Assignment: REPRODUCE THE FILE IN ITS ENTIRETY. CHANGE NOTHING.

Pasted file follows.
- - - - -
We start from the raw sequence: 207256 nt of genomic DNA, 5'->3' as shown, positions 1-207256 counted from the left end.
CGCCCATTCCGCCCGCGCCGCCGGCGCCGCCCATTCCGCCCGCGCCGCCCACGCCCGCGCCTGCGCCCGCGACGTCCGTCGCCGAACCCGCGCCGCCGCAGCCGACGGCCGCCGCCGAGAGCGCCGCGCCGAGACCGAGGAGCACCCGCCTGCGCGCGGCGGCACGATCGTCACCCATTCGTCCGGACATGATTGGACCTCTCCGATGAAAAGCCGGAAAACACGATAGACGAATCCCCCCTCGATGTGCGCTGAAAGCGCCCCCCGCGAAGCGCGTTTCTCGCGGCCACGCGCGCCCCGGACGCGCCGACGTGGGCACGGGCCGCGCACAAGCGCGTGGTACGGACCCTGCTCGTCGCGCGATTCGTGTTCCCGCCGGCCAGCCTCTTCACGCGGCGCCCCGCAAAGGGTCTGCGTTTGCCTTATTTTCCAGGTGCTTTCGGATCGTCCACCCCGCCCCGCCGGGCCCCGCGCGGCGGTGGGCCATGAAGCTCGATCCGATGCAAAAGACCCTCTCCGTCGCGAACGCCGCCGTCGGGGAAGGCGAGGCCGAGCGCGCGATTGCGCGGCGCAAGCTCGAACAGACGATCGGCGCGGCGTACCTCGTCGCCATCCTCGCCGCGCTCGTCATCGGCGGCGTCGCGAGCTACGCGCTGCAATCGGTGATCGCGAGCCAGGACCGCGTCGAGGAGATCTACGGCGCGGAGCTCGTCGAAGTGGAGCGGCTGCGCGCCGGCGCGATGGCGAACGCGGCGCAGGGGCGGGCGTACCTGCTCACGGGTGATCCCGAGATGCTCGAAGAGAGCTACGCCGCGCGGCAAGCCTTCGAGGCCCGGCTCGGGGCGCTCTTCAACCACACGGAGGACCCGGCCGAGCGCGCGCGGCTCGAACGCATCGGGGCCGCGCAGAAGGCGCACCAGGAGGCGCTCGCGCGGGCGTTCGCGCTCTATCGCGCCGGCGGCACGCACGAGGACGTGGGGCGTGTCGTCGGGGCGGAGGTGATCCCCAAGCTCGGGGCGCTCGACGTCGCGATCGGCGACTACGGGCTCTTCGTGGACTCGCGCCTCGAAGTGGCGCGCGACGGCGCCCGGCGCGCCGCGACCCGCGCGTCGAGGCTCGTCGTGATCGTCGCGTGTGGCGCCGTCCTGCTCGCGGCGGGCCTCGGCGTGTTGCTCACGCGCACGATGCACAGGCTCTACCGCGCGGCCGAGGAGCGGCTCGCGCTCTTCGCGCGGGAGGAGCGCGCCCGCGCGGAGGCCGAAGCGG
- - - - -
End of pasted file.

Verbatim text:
We start from the raw sequence: 207256 nt of genomic DNA, 5'->3' as shown, positions 1-207256 counted from the left end.
CGCCCATTCCGCCCGCGCCGCCGGCGCCGCCCATTCCGCCCGCGCCGCCCACGCCCGCGCCTGCGCCCGCGACGTCCGTCGCCGAACCCGCGCCGCCGCAGCCGACGGCCGCCGCCGAGAGCGCCGCGCCGAGACCGAGGAGCACCCGCCTGCGCGCGGCGGCACGATCGTCACCCATTCGTCCGGACATGATTGGACCTCTCCGATGAAAAGCCGGAAAACACGATAGACGAATCCCCCCTCGATGTGCGCTGAAAGCGCCCCCCGCGAAGCGCGTTTCTCGCGGCCACGCGCGCCCCGGACGCGCCGACGTGGGCACGGGCCGCGCACAAGCGCGTGGTACGGACCCTGCTCGTCGCGCGATTCGTGTTCCCGCCGGCCAGCCTCTTCACGCGGCGCCCCGCAAAGGGTCTGCGTTTGCCTTATTTTCCAGGTGCTTTCGGATCGTCCACCCCGCCCCGCCGGGCCCCGCGCGGCGGTGGGCCATGAAGCTCGATCCGATGCAAAAGACCCTCTCCGTCGCGAACGCCGCCGTCGGGGAAGGCGAGGCCGAGCGCGCGATTGCGCGGCGCAAGCTCGAACAGACGATCGGCGCGGCGTACCTCGTCGCCATCCTCGCCGCGCTCGTCATCGGCGGCGTCGCGAGCTACGCGCTGCAATCGGTGATCGCGAGCCAGGACCGCGTCGAGGAGATCTACGGCGCGGAGCTCGTCGAAGTGGAGCGGCTGCGCGCCGGCGCGATGGCGAACGCGGCGCAGGGGCGGGCGTACCTGCTCACGGGTGATCCCGAGATGCTCGAAGAGAGCTACGCCGCGCGGCAAGCCTTCGAGGCCCGGCTCGGGGCGCTCTTCAACCACACGGAGGACCCGGCCGAGCGCGCGCGGCTCGAACGCATCGGGGCCGCGCAGAAGGCGCACCAGGAGGCGCTCGCGCGGGCGTTCGCGCTCTATCGCGCCGGCGGCACGCACGAGGACGTGGGGCGTGTCGTCGGGGCGGAGGTGATCCCCAAGCTCGGGGCGCTCGACGTCGCGATCGGCGACTACGGGCTCTTCGTGGACTCGCGCCTCGAAGTGGCGCGCGACGGCGCCCGGCGCGCCGCGACCCGCGCGTCGAGGCTCGTCGTGATCGTCGCGTGTGGCGCCGTCCTGCTCGCGGCGGGCCTCGGCGTGTTGCTCACGCGCACGATGCACAGGCTCTACCGCGCGGCCGAGGAGCGGCTCGCGCTCTTCGCGCGGGAGGAGCGCGCCCGCGCGGAGGCCGAAGCGG